It's official. Midwest manufacturers are officially in a recession after leading economic indicators plunged to record lows in October, according to survey results released Monday by Creighton University in Nebraska.
The survey of business owners and supply managers across Minnesota and eight other Midwestern states showed that orders, exports, jobs and optimism tumbled dramatically last month. The overall Business Conditions Index dropped from 49.6 in September to 39.9 in October. Any number below 50 signals economic contraction.
"In the 14 years that we have conducted the monthly survey, October's was the weakest ever. The regional economy is now in a recession and I expect the downturn to deepen in the months ahead," said Ernie Goss, the Creighton University economics professor who wrote the report.
The nine-state survey covered businesses in Minnesota, Iowa, South Dakota, North Dakota, Nebraska, Kansas, Missouri, Arkansas and Oklahoma. Exports, which have been an economic booster for the Midwest for much of this year, faltered and fell to record lows in October.
Business owners say the credit crunch is limiting consumers' ability to finance cars, boats, motorcycles, and home remodeling projects.
"Our survey is reflecting two definite areas of concern. First, the pull back in global economic growth is putting downward pressures on new export orders. Second, a slowing mid-America economy is producing record low levels of imports," Goss said.
Woes in the Midwest seemed to echo nationally according to the Institute for Supply Management, which reported declines in new orders, production, employment and inventories. Economic activity for the country's manufacturing sector fell for a third month to an index of just 38.9 percent in October, the lowest level since 1982.
Norbert Ore, chairman of the Institute's Manufacturing Business Survey Committee, said members cited challenges associated with the financial crisis, weather-related interruptions and lagging impacts from higher oil prices as contributors to a "significant demand destruction."
The Midwest, meanwhile faced "especially difficult," conditions for firms with connections to the automobile industry, Goss said.
Ford announced last month that it was furloughing union workers at the Ranger Truck plant in St. Paul for all of December after orders there continued to plummet. Ford reported Monday that Ranger sales fell 18.5 percent, while total Ford vehicles sales fell 30 percent last month.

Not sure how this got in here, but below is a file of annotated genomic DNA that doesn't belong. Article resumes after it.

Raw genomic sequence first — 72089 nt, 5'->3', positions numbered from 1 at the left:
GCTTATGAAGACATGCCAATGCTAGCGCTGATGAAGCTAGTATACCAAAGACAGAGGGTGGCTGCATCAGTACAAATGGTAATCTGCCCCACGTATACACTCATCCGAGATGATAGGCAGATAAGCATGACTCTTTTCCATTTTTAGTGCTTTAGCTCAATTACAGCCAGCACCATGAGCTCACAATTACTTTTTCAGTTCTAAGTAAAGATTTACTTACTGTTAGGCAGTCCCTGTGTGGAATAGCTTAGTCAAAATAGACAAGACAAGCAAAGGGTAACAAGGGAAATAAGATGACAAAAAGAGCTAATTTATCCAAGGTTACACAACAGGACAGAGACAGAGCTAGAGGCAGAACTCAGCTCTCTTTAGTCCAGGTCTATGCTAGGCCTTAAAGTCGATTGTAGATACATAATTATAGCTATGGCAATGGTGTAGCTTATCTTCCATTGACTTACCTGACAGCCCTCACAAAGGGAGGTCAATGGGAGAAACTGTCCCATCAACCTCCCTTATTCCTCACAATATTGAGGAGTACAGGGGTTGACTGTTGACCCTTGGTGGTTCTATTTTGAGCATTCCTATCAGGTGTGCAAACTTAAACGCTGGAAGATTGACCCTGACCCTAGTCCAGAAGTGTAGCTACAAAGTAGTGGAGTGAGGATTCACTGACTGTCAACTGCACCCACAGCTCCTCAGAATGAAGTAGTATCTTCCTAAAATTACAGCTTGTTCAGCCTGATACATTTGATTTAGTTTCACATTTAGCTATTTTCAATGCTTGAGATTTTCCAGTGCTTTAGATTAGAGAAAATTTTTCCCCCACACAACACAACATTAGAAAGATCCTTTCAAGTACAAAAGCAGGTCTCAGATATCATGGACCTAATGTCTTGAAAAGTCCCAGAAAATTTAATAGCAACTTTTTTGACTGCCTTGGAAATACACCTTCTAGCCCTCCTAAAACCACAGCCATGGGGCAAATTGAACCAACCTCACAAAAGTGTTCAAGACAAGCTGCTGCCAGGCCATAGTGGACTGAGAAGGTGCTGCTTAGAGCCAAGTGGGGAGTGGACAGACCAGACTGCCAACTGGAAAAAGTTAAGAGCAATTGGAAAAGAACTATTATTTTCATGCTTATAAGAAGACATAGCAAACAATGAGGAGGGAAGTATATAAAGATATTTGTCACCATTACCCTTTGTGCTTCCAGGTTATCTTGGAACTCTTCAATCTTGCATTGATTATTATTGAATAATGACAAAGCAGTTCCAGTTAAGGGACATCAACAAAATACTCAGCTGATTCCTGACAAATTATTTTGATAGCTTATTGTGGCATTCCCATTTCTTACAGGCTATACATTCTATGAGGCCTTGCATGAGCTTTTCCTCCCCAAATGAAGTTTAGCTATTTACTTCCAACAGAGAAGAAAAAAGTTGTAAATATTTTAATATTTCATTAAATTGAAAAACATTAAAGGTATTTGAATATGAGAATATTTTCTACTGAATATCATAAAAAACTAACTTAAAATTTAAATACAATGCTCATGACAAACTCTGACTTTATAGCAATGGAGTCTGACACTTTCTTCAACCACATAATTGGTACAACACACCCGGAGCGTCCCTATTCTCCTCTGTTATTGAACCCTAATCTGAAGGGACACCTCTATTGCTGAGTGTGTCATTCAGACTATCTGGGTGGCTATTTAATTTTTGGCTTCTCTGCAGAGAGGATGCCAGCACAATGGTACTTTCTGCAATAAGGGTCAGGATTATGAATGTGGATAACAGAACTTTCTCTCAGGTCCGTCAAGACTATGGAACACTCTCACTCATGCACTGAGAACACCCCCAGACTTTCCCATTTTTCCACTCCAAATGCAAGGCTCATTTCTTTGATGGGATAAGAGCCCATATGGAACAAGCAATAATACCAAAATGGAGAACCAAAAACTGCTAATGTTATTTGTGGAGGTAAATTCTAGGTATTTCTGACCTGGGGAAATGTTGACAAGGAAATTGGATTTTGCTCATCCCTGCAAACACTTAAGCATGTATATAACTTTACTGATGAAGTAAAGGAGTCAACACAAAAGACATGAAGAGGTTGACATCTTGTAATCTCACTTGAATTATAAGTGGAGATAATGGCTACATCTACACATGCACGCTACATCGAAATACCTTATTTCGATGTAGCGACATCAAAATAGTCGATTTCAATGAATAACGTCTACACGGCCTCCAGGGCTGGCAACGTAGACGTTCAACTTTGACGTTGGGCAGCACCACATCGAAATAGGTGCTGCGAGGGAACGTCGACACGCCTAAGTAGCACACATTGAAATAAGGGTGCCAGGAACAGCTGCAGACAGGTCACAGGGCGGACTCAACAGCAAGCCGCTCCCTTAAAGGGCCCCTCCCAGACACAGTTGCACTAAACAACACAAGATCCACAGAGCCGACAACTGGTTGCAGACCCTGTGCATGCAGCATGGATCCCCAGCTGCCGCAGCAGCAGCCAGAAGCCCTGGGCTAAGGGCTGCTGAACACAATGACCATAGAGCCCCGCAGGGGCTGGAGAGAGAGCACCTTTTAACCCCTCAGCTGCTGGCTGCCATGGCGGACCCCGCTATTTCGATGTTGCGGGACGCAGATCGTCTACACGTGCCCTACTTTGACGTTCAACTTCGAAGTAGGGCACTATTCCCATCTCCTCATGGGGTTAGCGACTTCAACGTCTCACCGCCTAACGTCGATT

It is not known if or how the declines will affect Minnesota. The Ranger truck plant here won a reprieve last summer with managers deciding to shut the plant in 2011 instead of 2009. But that decision came after the model saw a temporary increase in sales in response to the falling dollar and a rise in demand from Canadian consumers.
With sales off again, workers are wondering again about the fate of their plant, union officials said.
The Ford workers have plenty of company.
The Creighton survey found that economic conditions in Minnesota fell below neutral for the seventh time this year as new orders, production and employment dropped across industries. The index of Minnesota supply managers fell from 43.4 in September to 39.1 in October. In contrast, the index was a healthy 61.1 in North Dakota and a healthy 57.3 for South Dakota. Iowa proved similar to Minnesota with a 36.7 index for October.
"Minnesota manufacturers, both durable and nondurable, detailed much weaker business conditions for October," Goss said. "I expect Minnesota's unemployment rate to expand to 6.5 percent in early 2009. Minnesota tends to more closely mirror the national economy than other states in the region, and the U.S. economy has been significantly weaker than that of mid-America in 2008," he said.
Across the region, optimism sunk to a record low index of 22.8, down significantly from 50.0 in August. One positive note for the region was that raw material prices fell significantly, from an index of 84 in September to 61.6 last month.
Dee DePass • 612-673-7725